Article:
Honolulu’s Rainbow Drive-In is absolutely legendary, and with good reason: It’s arguably the best place in the state for that uniquely Hawaiian creation, the plate lunch. The plate lunch is customizable, but it always contains a protein, two scoops of rice, and one scoop of macaroni salad or slaw. As for the protein? It’s up to you, but options here include barbecue beef or pork, fish, beef of pork cutlets, chili, burger patties, beef stew, or (on Tuesdays and Thursdays) “spaghetti with weiner.” It’s exactly as filling as it sounds, and even more delicious.
Finger steaks are a uniquely Idaho creation, similar to chicken fingers but made with beef instead. It may sound strange, but when done well, it’s tender, crispy, and delicious, and the most legendary place to order this regional specialty is at Boise’s West Side Drive-in. To make this treat, lean beef shoulder strips are dunked in a batter made with plenty of garlic, pepper, and beef bouillon (and a little yellow food coloring) and fried for just 30 seconds so as not to overcook them. The kicker? They’re dunked in cocktail sauce!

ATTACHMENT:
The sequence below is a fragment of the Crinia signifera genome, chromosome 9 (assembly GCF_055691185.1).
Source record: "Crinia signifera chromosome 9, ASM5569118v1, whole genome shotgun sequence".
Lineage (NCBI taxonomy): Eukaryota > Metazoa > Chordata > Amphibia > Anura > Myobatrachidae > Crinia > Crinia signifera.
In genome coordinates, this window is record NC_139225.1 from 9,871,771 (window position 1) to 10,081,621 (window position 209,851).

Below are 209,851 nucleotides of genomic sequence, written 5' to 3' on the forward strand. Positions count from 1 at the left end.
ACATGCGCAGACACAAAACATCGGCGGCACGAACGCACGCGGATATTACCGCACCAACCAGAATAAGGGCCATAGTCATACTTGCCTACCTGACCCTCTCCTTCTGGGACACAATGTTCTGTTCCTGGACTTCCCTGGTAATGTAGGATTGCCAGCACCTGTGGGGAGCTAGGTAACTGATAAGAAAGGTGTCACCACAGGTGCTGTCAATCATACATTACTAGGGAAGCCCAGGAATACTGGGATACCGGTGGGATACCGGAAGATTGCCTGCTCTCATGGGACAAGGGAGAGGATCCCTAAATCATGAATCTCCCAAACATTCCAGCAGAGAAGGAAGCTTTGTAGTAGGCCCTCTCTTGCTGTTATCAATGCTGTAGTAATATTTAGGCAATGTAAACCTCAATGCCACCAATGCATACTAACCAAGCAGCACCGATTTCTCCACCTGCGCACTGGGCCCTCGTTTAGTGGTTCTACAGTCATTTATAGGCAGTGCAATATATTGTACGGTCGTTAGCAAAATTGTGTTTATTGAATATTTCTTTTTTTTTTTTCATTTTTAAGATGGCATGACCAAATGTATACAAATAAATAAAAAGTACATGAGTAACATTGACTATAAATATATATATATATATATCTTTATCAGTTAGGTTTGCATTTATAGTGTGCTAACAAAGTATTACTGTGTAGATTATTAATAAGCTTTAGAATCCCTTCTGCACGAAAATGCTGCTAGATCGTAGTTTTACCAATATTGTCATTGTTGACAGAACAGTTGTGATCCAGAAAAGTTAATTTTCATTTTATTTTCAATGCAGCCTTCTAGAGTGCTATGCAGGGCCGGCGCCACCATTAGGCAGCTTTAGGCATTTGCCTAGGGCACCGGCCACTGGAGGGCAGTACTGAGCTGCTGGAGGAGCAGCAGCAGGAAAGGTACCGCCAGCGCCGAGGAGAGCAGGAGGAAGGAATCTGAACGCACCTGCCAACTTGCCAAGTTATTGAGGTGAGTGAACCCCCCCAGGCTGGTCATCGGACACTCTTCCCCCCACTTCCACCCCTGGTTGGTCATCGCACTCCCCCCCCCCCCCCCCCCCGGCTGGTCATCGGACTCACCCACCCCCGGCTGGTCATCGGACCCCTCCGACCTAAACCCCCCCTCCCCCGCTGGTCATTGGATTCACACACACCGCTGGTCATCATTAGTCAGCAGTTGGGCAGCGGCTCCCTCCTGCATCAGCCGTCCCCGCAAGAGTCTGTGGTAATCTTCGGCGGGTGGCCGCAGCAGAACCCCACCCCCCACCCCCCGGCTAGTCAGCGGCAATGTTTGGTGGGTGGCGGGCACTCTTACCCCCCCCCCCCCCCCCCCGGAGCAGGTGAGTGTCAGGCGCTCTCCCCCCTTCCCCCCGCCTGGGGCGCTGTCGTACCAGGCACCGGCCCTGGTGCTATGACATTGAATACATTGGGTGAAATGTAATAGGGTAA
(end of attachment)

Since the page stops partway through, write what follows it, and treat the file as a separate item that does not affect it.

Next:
Pork Chop Sandwich
A creation similar to, but totally different from, the breaded pork tenderloin sandwich, the fried pork chop sandwich has established itself as one of Montana’s signature foods. Pork Chop John’s has two Butte locations, and as you might have suspected, pork chops are the specialty here. Pork chop sandwiches, in particular: A lean slice of boneless pork loin is pounded, dunked in a cornmeal batter, and fried, then put in a bun and topped with mustard, pickle, and onion. It’s been done the same way since John Burklund first started serving them from the back of a wagon in 1924, and it’s sandwich perfection.
Yelp/ Kalamas F.